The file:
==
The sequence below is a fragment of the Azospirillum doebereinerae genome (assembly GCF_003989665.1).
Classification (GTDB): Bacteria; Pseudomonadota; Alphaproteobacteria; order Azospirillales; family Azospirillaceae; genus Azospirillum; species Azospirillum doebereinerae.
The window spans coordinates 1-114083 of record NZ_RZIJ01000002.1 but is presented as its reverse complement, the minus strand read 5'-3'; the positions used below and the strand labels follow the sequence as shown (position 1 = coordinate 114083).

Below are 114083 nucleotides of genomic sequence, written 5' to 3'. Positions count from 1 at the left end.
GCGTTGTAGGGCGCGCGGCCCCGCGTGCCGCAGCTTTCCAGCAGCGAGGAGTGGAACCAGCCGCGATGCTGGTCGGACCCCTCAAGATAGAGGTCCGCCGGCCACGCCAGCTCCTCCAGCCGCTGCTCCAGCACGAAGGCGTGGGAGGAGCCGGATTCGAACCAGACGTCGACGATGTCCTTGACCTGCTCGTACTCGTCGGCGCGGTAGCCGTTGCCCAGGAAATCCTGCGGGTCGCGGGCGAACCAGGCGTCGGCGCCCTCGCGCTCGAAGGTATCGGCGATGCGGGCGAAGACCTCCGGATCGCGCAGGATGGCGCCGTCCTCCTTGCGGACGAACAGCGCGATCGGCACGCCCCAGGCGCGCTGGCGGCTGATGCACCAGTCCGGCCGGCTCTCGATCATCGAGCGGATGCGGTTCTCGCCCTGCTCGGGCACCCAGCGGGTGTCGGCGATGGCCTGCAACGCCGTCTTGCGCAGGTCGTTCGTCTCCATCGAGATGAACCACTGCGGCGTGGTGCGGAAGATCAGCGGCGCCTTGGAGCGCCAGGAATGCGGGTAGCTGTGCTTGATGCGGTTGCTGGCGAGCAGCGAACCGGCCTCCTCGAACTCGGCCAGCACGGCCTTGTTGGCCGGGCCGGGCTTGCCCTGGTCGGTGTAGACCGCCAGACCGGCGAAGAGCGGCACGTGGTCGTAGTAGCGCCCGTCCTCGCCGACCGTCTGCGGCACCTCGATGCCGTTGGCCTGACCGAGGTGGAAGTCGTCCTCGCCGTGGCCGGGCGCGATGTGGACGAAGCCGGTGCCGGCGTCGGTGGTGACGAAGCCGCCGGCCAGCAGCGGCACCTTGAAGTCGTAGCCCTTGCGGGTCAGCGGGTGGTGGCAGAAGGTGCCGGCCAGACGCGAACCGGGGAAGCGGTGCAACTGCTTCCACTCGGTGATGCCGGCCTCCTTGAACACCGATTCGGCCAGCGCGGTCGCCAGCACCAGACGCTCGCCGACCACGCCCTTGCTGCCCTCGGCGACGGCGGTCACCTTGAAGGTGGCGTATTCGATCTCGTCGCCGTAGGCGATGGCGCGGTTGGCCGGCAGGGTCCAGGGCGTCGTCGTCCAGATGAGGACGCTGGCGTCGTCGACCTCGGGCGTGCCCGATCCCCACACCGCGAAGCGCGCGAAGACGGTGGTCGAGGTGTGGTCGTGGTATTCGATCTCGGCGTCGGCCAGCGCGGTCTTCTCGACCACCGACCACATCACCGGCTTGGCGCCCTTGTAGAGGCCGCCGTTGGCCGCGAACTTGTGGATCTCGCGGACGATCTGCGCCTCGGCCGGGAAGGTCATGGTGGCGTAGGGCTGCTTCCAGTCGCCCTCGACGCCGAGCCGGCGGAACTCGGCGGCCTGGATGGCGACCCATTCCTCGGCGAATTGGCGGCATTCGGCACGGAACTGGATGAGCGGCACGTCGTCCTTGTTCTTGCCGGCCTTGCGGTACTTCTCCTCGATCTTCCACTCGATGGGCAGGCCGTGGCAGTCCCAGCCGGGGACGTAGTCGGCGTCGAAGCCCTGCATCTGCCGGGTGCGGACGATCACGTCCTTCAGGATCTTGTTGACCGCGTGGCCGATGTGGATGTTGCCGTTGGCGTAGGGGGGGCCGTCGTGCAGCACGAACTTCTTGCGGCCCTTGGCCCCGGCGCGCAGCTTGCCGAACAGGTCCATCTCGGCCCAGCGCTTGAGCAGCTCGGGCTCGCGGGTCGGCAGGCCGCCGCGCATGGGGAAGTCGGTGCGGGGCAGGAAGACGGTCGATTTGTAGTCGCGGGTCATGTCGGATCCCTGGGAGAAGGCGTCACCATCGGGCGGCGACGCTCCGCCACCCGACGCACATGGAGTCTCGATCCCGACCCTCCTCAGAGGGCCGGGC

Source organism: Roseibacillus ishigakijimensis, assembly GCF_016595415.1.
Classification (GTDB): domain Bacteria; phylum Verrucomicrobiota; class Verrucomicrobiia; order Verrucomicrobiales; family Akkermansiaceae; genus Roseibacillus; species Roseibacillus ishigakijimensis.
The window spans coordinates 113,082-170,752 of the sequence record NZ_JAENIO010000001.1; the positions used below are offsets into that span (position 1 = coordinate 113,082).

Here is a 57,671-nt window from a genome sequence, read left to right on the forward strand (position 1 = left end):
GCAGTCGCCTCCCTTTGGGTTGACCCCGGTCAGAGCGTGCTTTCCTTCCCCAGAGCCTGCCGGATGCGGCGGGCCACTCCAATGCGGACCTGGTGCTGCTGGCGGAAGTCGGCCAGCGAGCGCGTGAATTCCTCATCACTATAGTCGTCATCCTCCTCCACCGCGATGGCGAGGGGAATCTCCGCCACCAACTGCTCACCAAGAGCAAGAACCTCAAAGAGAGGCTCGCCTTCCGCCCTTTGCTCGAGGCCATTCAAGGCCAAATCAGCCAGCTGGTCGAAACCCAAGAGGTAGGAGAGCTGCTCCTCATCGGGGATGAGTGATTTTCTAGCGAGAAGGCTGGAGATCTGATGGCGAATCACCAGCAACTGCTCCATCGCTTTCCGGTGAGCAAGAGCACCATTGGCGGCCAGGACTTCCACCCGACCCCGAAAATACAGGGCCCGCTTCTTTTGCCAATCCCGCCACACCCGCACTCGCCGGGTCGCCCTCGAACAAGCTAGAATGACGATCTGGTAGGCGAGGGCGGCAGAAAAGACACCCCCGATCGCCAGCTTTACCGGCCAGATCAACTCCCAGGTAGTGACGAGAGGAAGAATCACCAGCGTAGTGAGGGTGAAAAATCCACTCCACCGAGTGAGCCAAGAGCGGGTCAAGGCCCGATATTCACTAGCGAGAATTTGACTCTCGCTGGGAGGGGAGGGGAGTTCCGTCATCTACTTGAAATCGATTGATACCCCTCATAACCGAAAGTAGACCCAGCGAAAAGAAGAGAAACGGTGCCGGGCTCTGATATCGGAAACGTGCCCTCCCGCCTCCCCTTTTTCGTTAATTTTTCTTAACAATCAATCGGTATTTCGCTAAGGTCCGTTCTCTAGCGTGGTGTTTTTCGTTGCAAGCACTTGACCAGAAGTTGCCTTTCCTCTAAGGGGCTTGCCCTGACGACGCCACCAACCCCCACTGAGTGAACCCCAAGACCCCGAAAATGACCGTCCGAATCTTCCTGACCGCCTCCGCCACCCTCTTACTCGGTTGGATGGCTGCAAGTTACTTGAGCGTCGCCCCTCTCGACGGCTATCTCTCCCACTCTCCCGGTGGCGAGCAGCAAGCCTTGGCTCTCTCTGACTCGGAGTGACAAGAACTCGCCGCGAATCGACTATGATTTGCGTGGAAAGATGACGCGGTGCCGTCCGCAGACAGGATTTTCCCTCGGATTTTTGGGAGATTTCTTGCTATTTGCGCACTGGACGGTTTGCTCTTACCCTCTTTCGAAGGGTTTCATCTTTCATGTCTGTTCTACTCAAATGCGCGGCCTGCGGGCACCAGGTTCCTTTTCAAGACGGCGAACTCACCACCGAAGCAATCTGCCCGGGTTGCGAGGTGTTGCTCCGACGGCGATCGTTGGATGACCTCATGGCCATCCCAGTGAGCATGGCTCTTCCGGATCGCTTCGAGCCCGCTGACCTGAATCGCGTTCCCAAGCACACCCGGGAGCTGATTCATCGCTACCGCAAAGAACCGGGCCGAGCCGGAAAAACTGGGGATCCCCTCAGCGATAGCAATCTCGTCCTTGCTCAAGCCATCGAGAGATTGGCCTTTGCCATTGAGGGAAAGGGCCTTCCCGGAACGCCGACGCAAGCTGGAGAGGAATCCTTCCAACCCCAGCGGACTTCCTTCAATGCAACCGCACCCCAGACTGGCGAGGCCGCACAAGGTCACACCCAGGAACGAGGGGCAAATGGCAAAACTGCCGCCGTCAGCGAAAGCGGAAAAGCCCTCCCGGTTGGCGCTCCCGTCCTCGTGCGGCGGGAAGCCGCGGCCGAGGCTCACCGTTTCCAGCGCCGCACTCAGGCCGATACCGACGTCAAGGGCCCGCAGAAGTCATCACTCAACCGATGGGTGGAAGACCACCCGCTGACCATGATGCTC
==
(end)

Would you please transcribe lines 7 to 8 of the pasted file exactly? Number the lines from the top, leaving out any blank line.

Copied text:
Classification (GTDB): domain Bacteria; phylum Verrucomicrobiota; class Verrucomicrobiia; order Verrucomicrobiales; family Akkermansiaceae; genus Roseibacillus; species Roseibacillus ishigakijimensis.
The window spans coordinates 113,082-170,752 of the sequence record NZ_JAENIO010000001.1; the positions used below are offsets into that span (position 1 = coordinate 113,082).